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Saturday, September 9 • 2:00pm - 2:33pm
Uncertainty in the National Infrastructure Assessment of Mobile Telecommunications Infrastructure

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The UK’s National Infrastructure Commission is undertaking the first ever National Infrastructure Assessment, of which telecommunications is a key component. The aim of this task it to ensure efficient and effective digital infrastructure delivery over the long-term, the results of which will be used to direct both industry and government over coming decades. However, taking a strategic long-term approach to the assessment of telecommunications infrastructure is a challenging endeavor due to rapid technological innovation in both the supply of, and demand for, digital services.

In this paper, the uncertainty associated with the National Infrastructure Assessment of digital communications infrastructure is explored in the UK, focusing specifically on issues pertaining to:

(i) uncertainty in future demand, and

(ii) ongoing convergence between sub-sectors (fixed, mobile, wireless and satellite).

These were the two key issues identified at The Future of Digital Communications workshop held at The University of Cambridge (UK) in February 2017. Currently industry and government have very little information to direct them as to how these issues will affect the long-term performance of digital infrastructure. This paper not only quantifies the uncertainty in different national telecommunications strategies, but it quantifies the spatio-temporal dynamics of infrastructure roll-out under each scenario. This is vital information for policy makers to understand disparities in the capacity and coverage of digital services over the long-term (e.g. in broadband markets), and helps in the early identification of areas of potential market failure (for which policy has traditionally been reactive not proactive).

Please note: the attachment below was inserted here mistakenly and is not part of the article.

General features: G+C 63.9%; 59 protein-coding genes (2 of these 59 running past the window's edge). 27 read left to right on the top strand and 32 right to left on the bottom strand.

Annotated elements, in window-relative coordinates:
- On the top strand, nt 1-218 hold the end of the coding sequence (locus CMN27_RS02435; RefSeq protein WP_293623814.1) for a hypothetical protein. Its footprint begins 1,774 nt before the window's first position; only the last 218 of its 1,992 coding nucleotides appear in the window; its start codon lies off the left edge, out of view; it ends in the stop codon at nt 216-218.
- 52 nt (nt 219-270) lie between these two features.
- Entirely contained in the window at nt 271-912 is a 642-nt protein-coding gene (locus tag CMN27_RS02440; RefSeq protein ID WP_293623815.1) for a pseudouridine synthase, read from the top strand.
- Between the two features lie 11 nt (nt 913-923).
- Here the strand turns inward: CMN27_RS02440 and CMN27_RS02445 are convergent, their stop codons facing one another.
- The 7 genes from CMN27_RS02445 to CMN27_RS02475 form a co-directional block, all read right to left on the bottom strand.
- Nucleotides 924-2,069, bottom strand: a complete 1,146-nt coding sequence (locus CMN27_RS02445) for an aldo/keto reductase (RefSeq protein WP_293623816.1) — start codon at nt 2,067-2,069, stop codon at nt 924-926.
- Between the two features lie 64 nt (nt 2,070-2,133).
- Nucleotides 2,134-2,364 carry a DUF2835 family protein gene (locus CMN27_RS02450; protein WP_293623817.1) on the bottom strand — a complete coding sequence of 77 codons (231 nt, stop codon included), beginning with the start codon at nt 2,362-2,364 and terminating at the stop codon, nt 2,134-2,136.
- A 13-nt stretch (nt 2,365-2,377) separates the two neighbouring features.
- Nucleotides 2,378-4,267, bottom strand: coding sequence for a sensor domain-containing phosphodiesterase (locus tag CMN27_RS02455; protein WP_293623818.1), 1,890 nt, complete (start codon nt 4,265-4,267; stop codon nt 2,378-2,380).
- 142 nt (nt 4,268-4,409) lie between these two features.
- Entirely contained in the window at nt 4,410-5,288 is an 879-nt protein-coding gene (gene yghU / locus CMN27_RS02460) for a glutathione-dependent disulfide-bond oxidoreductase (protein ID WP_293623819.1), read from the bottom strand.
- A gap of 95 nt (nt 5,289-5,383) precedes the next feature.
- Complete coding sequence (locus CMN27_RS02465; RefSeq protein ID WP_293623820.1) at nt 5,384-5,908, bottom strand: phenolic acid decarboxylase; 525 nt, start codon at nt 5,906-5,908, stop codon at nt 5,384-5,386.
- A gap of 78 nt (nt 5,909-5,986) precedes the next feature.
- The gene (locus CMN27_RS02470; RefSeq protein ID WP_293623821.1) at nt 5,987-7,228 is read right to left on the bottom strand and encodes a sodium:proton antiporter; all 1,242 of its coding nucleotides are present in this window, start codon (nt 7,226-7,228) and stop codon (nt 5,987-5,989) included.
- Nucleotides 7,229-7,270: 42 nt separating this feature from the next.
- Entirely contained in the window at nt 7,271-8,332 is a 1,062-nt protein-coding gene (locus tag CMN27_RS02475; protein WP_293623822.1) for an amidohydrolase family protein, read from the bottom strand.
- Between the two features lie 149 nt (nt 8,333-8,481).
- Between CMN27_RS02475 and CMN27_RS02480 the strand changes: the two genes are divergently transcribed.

The methodology applies the Cambridge Communications Assessment Model, which has been developed exclusively for the evaluation of national digital infrastructure strategies, over 2017-2030. The approach taken is to treat digital communications infrastructure as a system-of-systems which therefore includes the fixed, mobile, wireless and satellite sectors (hence, enabling the impact of convergence to be assessed). Demographic and economic forecast data indicate the total number of households and businesses annually, and an estimate of the penetration rate is calculated using this information. Network infrastructure data is then collated to indicate current capacity and coverage, with cost information then being applied to estimate viability of incremental infrastructure improvement. Existing annual capital investment is used to constrain roll-out of new infrastructure.

The results of this analysis actually quantify for policy-makers at the National Infrastructure Commission the uncertainty associated with:

(i) future demand, and

(ii) ongoing convergence in digital services.

It finds that more emphasis should be placed on how the demand for digital infrastructure affects the spatio-temporal roll-out of digital infrastructure due to viability issues. The results conclude that while national infrastructure assessment is a valid method for thinking more strategically about our long-term infrastructure needs, we must recognize the inherent uncertainty associated with this particular sector, as this has not been adequately addressed to date at the policy level in the UK. Rapid technological innovation affects our ability to accurately forecast long-term roll-out, making it essential that rigorous examination of this uncertainty is both quantified and visualized to support policy decision-making.

avatar for Trey Hanbury

Trey Hanbury

Partner, Hogan Lovells


Edward Oughton

University of Cambridge

Saturday September 9, 2017 2:00pm - 2:33pm EDT
ASLS Hazel Hall - Room 332

Attendees (7)